Second, as Bolden also points out, NASA has been gearing up for doing more human exploration for some time now.* While I am not a fan of the Space Launch System rocket, it will certainly be able to lift a lot of payload into orbit and beyond (though at huge expense). And SpaceX is working on the Falcon Heavy, which will launch well before SLS gets off the ground and will also be capable of heavy lifting. Its first demo launch will be in just a few months.

Over the years, NASA has had to beg and scrape to get the relatively small amount of money it gets—less than half a percent of the national budget—and still manages to do great things with it. Cruz is worried NASA’s focus needs to be more on space exploration. Fine. Then give them enough money to do everything in their charter: Explore space, send humans there, and study our planet. Whether you think climate change is real or not—and it is— telling NASA they should turn a blind eye to the environment of our own planet is insanity.

Bear in mind, too, Cruz has his sights set on the White House. That’s where NASA’s budget starts. Under a Cruz administration, NASA’s Earth Sciences program would be screwed.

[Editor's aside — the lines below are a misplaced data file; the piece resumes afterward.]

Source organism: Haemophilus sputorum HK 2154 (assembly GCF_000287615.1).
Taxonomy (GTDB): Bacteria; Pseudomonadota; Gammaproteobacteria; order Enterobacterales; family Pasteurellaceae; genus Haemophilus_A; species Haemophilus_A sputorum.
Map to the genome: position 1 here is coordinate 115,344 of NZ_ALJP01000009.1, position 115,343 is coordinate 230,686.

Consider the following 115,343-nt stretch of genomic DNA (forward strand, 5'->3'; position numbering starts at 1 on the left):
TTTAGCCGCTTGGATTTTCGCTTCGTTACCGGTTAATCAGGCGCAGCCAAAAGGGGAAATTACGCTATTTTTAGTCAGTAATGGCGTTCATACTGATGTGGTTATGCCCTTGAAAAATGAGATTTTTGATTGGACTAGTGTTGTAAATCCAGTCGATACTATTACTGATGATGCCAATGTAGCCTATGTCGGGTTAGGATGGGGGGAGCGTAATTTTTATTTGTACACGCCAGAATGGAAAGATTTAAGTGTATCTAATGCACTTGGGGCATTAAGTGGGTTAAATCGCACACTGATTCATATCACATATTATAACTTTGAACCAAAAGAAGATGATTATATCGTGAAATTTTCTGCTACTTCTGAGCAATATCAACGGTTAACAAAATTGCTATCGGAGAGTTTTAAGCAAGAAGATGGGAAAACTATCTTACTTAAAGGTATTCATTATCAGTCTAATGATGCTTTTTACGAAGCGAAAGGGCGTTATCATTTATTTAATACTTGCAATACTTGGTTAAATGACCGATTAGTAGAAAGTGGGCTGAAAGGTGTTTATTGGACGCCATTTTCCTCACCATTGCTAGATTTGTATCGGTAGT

There’s more. A few days before Cruz held his session, the House Subcommittee for Commerce, Justice, Science, and Related Agencies (which has NASA in its jurisdiction) also held a meeting with Bolden as a witness. The chairman, John Culberson, R-Texas, is a friend of NASA; he was the one who fought for more money in NASA’s budget for a mission to Europa.

But even he holds some mistaken ideas about the agency. Right now, we depend on the Russians for access to the International Space Station, and given Russia’s current volatility (to say the least), Culberson asked Bolden what contingency plans NASA has if Russia decides to pull out.

Bolden said the only contingency we have is commercial flight to get humans into space. Culberson took issue with that:

Bolden: Had we gotten the funding that was requested when I first became the NASA administrator, we would have been all joyously going down to the Kennedy Space Center later this year to watch the first launch of some commercial spacecraft with our crew members on it. That day passed. And I came to this committee and I said over and over, if we don’t fund commercial crew. …